31 Day Challenge: Battlestar Galactica, Day 6: Character I Love That Everyone Else Hates

I tend to stay clear of fandoms of shows I like because, yeah, they can be pretty toxic. People get offended about the weirdest stuff; I don’t like bacon, and I swear, I might as well have said I murdered puppies for fun. Basically, what I’m saying is I had to go look this shit up to see who was everybody’s least favorite. Not surprisingly, there wasn’t a consensus on who was Most Awful, but the person who is possibly the closest to winning that title would either be Lee or Ellen Tigh. Since I already declared Lee my Least Favorite, I most definitely can not use his ass.

As I rewatched the series, I can honestly say that I get the Ellen hate. I really do: she’s manipulative and scheming, uses her sexuality to get what she wants, and unfaithful to a man who adores her completely. But I 100% love Ellen Tigh. From the first dinner she shares with Tigh, Adama, Lee, and Roslin (“Boo! Did you see their faces??”) to reuniting with Saul on the new Earth, she was riveting. While she loved Saul, she loved herself, first and foremost, and was willing to do anything to preserve her place in the world. When she was revealed to be one of the Final Five, a whole other part of her personality reactivated: the maternal love she had for life, both Cylon and human. But what’s so fascinating about that is she didn’t stop being the person she was before. Oh, no. She integrated the seemingly opposing sides, becoming both, simultaneously existing as the horny maiden and the wise crone.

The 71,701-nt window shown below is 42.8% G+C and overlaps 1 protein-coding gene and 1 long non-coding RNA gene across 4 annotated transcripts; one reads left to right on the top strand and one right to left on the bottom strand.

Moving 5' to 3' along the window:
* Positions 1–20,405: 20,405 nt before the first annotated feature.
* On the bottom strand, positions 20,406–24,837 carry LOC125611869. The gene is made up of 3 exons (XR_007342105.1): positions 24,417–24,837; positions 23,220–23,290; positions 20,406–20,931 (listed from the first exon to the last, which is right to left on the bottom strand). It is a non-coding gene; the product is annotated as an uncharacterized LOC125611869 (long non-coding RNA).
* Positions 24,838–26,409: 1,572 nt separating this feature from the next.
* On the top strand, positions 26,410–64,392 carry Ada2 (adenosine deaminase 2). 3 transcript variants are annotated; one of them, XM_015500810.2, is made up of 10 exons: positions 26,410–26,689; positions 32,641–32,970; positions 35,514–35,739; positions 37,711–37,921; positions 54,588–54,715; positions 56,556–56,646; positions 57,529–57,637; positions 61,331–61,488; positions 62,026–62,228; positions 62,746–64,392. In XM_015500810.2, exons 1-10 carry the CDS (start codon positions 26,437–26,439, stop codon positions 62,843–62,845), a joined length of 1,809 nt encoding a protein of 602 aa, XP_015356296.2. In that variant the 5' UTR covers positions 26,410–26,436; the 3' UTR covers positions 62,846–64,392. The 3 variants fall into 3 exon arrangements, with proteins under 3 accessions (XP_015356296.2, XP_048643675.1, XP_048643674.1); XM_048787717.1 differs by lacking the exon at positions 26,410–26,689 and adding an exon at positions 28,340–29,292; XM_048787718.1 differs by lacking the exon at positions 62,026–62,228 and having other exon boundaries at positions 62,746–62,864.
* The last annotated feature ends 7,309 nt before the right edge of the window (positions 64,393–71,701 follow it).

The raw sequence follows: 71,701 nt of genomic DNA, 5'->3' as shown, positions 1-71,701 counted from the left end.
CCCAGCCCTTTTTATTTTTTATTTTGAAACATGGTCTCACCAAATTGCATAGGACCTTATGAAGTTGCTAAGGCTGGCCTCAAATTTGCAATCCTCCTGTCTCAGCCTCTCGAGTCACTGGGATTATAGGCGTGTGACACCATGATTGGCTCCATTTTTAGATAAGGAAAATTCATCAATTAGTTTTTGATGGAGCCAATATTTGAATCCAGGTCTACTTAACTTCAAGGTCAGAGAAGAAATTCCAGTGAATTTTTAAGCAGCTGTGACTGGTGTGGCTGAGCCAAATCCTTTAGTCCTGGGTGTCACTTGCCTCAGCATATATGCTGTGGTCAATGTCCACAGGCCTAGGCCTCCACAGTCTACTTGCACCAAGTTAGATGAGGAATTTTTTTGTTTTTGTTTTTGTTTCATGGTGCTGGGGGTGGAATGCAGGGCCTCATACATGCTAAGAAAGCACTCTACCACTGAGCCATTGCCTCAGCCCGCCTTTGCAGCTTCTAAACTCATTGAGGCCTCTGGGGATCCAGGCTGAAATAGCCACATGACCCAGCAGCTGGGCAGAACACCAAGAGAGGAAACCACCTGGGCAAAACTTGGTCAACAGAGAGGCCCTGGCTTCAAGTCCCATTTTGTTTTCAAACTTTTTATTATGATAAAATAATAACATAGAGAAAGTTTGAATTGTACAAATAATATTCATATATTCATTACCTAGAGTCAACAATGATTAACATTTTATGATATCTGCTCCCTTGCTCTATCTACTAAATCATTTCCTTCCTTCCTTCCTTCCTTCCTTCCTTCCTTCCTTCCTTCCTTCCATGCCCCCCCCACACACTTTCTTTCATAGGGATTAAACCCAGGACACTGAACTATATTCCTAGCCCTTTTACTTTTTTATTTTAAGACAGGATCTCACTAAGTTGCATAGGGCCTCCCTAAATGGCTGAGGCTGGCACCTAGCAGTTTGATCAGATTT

She was also incredibly intelligent and creative. She had been the one who figured out how resurrection worked, ensuring the survival of the Cylons, when Tyrol, as tirelessly as he worked on the concept, had failed. And the fact she was a woman wasn’t commented upon, similarly to how Starbuck, another woman, was the best fighter pilot in the fleet. It just was fact. That, to me, is a big deal, because, too often, a person’s gender is a defining feature of their role in a story instead of simply a section of who they are.

Oh, and I would be remiss to omit this bit: she is a mature woman. How many characters of her age do you see on television who are as sexually voracious as she is? As complex and complicated? As characterized beyond her relationship with her significant other? Only a few come to mind (Siobhan from Orphan Black, for example), and it’s a shame. The film and TV industry isn’t know for its kindness toward women over thirty, and they could really learn from watching characters like Ellen.

Now, she is a shit-stirrer. Her behavior drove her husband to drink, and she, more often than not, was looking for an angle to improve her status. But this very aspect of her kept the story moving. You just knew you could count on her to raise the stakes, simply by walking into a room. She’s one of the more self-aware individuals within the story’s universe with clearly defined motivations, and she rarely, if ever, displays any remorse for the fallout of her actions, because, at her core, she believes in herself. Without Ellen, Battlestar Galactica would have been a lesser series, and I firmly believe that.

Art Credit: Wikipedia, Dreamloom

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